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In the counting number of islands problem, I noticed that one of the solution from internet is as follows

def visitIslandDFS(grid,  i,  j):
    if (i < 0 or i >= len(grid) or j < 0 or j >= len(grid[0])):
        return  # return, if it is not a valid cell
    if (grid[i][j] == '0'):
        return  # return, if it is a water cell

    grid[i][j] = '0'  # mark the cell visited by making it a water cell

    visitIslandDFS(grid, i + 1, j)  # lower cell
    visitIslandDFS(grid, i - 1, j)  # upper cell
    visitIslandDFS(grid, i, j + 1)  # right cell
    visitIslandDFS(grid, i, j - 1)  # left cell

class Solution:

    def numIslands(self, grid: List[List[str]]) -> int:
        numIsland = 0
        depth, width = len(grid), len(grid[0])
        for i in range(depth):
            for j in range(width):
                if(grid[i][j] == '1'):
                    numIsland += 1
                    visitIslandDFS(grid, i, j)
        return numIsland

My question is if we are traversing left to right and top to bottom and flagging off cells to zero, may I know the reason why we are checking left and top cells as well for checks? In other words, I am trying to understand why these two lines are needed?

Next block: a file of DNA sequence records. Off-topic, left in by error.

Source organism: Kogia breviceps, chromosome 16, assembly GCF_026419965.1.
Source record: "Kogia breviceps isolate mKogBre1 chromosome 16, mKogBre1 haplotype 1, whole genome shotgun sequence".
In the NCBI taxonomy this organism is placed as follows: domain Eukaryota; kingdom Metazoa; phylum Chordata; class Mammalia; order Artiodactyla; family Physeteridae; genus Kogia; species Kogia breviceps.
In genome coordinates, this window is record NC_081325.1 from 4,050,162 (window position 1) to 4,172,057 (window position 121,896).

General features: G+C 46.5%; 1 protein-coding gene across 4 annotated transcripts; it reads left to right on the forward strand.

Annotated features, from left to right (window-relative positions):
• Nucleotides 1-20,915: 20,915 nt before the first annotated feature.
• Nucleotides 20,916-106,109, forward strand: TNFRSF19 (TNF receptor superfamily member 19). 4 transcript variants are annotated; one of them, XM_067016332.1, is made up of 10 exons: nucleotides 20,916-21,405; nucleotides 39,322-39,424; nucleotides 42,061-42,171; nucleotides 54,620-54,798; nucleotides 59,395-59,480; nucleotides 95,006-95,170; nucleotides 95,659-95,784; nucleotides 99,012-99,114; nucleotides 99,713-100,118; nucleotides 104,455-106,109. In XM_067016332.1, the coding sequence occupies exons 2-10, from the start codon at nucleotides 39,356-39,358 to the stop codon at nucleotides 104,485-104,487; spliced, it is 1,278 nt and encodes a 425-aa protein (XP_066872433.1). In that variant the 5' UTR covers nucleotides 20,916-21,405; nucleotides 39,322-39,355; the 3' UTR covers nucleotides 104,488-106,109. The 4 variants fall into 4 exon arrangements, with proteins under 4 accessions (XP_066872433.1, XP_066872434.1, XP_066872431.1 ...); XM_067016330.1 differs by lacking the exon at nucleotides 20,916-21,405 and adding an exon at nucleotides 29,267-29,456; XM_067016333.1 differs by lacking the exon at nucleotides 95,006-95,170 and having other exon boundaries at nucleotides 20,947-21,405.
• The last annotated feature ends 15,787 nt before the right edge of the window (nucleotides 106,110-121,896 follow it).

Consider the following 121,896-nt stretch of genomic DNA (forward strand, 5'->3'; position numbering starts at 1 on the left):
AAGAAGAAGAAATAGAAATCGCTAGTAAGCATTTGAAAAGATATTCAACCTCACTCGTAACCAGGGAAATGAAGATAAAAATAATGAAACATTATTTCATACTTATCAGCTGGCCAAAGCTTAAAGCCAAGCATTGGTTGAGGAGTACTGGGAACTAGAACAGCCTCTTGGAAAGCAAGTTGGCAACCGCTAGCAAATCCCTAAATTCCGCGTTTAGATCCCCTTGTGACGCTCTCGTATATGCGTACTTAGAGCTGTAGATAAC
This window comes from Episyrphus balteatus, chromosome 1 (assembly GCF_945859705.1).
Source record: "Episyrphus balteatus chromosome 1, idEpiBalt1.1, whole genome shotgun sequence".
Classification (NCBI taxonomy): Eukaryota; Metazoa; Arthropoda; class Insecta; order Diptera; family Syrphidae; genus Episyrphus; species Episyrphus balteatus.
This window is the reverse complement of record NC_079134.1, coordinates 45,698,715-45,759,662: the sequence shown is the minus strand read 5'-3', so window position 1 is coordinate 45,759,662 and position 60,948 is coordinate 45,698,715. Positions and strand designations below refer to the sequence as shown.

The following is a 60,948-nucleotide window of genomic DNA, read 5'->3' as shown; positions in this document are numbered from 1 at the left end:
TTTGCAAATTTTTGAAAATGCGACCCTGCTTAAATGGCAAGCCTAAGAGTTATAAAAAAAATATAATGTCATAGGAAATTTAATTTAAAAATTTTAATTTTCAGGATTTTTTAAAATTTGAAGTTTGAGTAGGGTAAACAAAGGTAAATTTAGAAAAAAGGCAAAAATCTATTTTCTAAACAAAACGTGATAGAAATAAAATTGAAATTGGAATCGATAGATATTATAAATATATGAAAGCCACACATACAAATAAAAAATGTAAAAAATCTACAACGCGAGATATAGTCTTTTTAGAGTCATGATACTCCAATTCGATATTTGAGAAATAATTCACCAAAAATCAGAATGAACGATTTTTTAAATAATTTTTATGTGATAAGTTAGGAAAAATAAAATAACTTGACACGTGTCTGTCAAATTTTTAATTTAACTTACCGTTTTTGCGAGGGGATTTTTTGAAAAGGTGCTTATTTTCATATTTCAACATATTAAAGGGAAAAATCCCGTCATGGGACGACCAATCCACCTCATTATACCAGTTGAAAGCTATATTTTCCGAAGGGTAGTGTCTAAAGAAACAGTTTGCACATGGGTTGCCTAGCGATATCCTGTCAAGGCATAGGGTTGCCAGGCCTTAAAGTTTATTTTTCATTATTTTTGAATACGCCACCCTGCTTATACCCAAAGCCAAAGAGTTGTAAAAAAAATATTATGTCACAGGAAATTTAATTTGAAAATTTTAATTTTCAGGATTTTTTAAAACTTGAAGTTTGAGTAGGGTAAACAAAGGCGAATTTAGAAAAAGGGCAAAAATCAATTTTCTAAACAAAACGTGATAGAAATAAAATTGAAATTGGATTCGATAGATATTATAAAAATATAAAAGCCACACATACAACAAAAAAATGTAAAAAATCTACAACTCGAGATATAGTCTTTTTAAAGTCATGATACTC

visitIslandDFS(grid, i - 1, j)  # upper cell
visitIslandDFS(grid, i, j - 1)  # left cell
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3 Answers 3

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If you avoid the up and left displacements, the algorithm will only fill down and right of the seed pixel and can fail to cover whole blobs.

E.g. from the top left pixel

. x . x
x x x x

will be filled as

. o . x
x o o o
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2
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Imagine having an island of the form:

..X
X.X
XXX

The solution starts looking at the island in the top right cell (smallest $i$).

If you never go left or up, you would only visit the three right cells during the first DFS and count them as the first island, and later when you do a second DFS you find a second island.

However there should only be one single island here.

..1
2.1
221
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The above two cases are redundant if one try to solve the problem by looping over all possible grids and running dfs . Another approach to solve the problem is by storing all the unvisited grids into a queue, iteratively running a dfs until the queue is empty, in this case we can't be sure about the order in which the grids are visited thus visiting all the cardinal directions are suited.

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  • 2
    $\begingroup$ The cases are not redundant. They are necessary for the problem in question. $\endgroup$
    – Jakube
    Apr 3, 2023 at 6:56

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